It’s this last ploy that eventually works. In Part Four she says, “ I have Excalibur. Without it, Arthur sleeps forever.” Hmm. If she wanted Arthur to sleep forever, she could have just stayed at home and left him under the lake.

There’s a bit more toing and froing, but she eventually unleashes the Destroyer and prepares to leave with the sword. “Too late, Merlin!”, she crows at the Doctor. “The gateway is open. I am gone and you have lost.” But she’s then distracted by her no-good son Mordred, the Doctor grabs the sword and she disappears.

Only to reappear a minute later trying to explode the nuclear missile. It’s never explained why she’s doing this. Is it a bluff to regain Excalibur? (That old thing seems long forgotten by now.) Whatever the reason, the Doctor talks her out of it. Then she says, “tell Arthur to face me with honour in single combat.”

So wait a minute, now she wants Arthur awake? Didn’t she want the sword to prevent him from waking? The Doctor then breaks the news to her that Arthur died years ago. Morgaine is surprisingly upset and the death of her arch enemy.

MORGAINE: Where does he lie? I would look at him one final time.
DOCTOR: He’s gone to dust.
MORGAINE: Then I shall not even have that comfort.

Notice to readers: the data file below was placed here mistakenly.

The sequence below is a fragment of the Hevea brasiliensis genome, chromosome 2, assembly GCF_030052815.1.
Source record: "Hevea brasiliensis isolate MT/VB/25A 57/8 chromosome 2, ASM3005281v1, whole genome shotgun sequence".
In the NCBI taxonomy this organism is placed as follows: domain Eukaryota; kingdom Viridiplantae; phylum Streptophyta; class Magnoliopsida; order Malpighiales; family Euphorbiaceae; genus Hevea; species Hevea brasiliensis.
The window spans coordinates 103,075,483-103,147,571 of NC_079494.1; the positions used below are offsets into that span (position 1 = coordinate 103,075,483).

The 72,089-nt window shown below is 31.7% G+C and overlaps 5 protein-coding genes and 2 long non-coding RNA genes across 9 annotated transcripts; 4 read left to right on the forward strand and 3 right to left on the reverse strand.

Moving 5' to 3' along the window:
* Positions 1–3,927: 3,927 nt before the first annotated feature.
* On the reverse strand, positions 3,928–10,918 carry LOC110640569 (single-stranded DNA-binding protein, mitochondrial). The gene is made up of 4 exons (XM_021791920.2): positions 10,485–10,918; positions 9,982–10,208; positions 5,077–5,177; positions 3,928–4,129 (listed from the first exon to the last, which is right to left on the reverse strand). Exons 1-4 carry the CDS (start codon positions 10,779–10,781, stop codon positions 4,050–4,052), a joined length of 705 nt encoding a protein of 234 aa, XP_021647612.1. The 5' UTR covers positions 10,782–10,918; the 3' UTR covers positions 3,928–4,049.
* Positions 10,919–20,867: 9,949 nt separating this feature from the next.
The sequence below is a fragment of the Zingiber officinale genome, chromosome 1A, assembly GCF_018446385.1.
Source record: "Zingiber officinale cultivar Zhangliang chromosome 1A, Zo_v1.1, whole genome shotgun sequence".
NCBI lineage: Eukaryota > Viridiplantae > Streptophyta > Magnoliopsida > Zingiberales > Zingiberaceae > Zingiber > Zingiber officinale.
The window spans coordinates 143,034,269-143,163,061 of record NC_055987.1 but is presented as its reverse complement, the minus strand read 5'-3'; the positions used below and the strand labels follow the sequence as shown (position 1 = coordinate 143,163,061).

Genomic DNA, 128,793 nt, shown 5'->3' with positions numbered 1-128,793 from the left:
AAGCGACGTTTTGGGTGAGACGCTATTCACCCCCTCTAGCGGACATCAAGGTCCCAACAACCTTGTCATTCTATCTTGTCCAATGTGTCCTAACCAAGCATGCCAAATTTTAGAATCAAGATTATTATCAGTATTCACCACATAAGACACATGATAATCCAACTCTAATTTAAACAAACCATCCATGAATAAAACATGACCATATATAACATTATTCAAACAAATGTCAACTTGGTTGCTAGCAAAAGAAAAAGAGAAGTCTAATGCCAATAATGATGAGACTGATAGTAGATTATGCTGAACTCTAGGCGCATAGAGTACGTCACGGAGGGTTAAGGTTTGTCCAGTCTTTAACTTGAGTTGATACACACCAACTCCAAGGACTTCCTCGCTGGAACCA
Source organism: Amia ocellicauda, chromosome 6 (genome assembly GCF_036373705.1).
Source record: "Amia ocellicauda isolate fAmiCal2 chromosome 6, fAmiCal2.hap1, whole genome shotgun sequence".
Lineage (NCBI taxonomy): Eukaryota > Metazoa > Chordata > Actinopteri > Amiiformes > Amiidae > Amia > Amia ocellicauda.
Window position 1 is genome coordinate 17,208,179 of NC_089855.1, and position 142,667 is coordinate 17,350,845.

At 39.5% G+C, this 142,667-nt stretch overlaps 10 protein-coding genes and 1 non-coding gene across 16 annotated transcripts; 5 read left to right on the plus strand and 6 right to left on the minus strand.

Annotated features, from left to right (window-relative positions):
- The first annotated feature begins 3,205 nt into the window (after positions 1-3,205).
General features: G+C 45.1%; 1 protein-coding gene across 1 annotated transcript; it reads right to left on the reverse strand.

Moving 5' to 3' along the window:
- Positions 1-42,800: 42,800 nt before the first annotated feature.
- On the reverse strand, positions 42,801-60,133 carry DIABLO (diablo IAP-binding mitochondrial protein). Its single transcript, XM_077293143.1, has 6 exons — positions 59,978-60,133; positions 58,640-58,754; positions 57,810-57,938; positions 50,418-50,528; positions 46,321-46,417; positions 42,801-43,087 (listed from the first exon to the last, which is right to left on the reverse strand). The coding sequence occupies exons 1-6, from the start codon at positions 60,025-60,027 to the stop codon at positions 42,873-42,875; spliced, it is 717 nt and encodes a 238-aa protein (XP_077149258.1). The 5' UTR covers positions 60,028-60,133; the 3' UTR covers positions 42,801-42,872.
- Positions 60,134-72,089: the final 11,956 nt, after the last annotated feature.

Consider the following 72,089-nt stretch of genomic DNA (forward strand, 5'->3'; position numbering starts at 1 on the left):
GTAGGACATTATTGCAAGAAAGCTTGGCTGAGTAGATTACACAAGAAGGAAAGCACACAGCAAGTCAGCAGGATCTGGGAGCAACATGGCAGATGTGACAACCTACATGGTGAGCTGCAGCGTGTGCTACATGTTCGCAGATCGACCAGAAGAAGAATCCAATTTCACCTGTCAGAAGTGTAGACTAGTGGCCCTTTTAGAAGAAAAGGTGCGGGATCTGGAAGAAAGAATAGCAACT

DOCTOR: Comfort? A moment ago you wanted to kill him! I know you’re a morally ambiguous character, but jeez, make up your mind! Do you want to fight him or love him? What on earth do you want Morgaine, the sun killer, dominator of the thirteen worlds and battle queen of the S’Rax? TELL ME!

OK, I may have added that last bit. At least the Doctor seems to acknowledge the absurdity of the situation when he advises UNIT to lock this confused lady up. Yup, great idea. That will hold the magical, dimension-hopping witch.

This blog is not meant to be judgmental, and really, honestly, I do love Battlefield, but it hasn’t aged well. Reviewers have often pointed to its tackier than usual effects, its overall plasticy look and Keff McCulloch’s Stock, Aitken and Waterman soundtrack. But this blog is also, at least tangentially, about writing and to me, Battlefield shows how important thorough character development is and how it impacts on story.

But on the other hand… it has one of Doctor Who‘s best scenes in it. Bad egg Mordred has been drinking in that oft-mentioned pub, and terrorising the blind lady publican, Elizabeth. Spunky UNIT Lieutenant Lavel dashes in and Mordred takes and instant shine to her. Morgaine walks in and with the frosty disdain of a potential mother-in-law, says “Who is this?”. “A warrior maid”, replies Mordred.

The lighting is dim. Keff’s music is, for once, subtle. With a dancer’s grace, Morgaine drains Lavel’s brain of knowledge and then casually disintegrates her with a flick of her hand.

Then she notices the empty beer jugs on the bar and insists on paying for Mordred’s boozing. “I must ’get the tab’”, she says, stealing Lavel’s words and she does so by curing Elizabeth’s blindness with a sweep of her hand. The woman cries. “I can see”.

For that scene alone, I can forgive Battlefield a multitude of sins.

LINKS to The Time Warrior: Another easy one! Both have UNIT in ’em.

NEXT TIME: It’s Christmas, you moron! It’s beginning to look a lot like The Doctor, The Widow and the Wardrobe.